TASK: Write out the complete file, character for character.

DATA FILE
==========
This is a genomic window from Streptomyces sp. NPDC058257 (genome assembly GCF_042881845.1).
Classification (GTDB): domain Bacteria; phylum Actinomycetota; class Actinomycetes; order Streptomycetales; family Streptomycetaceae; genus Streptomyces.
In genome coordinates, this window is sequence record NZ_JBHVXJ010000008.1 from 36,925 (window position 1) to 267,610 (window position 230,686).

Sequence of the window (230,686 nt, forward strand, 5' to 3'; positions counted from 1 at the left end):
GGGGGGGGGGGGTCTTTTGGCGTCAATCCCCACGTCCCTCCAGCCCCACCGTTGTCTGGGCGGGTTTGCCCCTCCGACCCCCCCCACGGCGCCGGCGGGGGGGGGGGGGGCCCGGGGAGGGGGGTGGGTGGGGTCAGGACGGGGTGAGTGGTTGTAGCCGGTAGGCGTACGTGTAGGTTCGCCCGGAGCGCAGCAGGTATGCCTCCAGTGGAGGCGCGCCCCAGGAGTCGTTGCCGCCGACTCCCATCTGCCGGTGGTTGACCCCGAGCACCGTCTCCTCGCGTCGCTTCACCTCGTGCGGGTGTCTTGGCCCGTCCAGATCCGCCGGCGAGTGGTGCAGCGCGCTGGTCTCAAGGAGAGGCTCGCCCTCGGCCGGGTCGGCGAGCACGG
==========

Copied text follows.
This is a genomic window from Streptomyces sp. NPDC058257 (genome assembly GCF_042881845.1).
Classification (GTDB): domain Bacteria; phylum Actinomycetota; class Actinomycetes; order Streptomycetales; family Streptomycetaceae; genus Streptomyces.
In genome coordinates, this window is sequence record NZ_JBHVXJ010000008.1 from 36,925 (window position 1) to 267,610 (window position 230,686).

Sequence of the window (230,686 nt, forward strand, 5' to 3'; positions counted from 1 at the left end):
GGGGGGGGGGGGTCTTTTGGCGTCAATCCCCACGTCCCTCCAGCCCCACCGTTGTCTGGGCGGGTTTGCCCCTCCGACCCCCCCCACGGCGCCGGCGGGGGGGGGGGGGGCCCGGGGAGGGGGGTGGGTGGGGTCAGGACGGGGTGAGTGGTTGTAGCCGGTAGGCGTACGTGTAGGTTCGCCCGGAGCGCAGCAGGTATGCCTCCAGTGGAGGCGCGCCCCAGGAGTCGTTGCCGCCGACTCCCATCTGCCGGTGGTTGACCCCGAGCACCGTCTCCTCGCGTCGCTTCACCTCGTGCGGGTGTCTTGGCCCGTCCAGATCCGCCGGCGAGTGGTGCAGCGCGCTGGTCTCAAGGAGAGGCTCGCCCTCGGCCGGGTCGGCGAGCACGG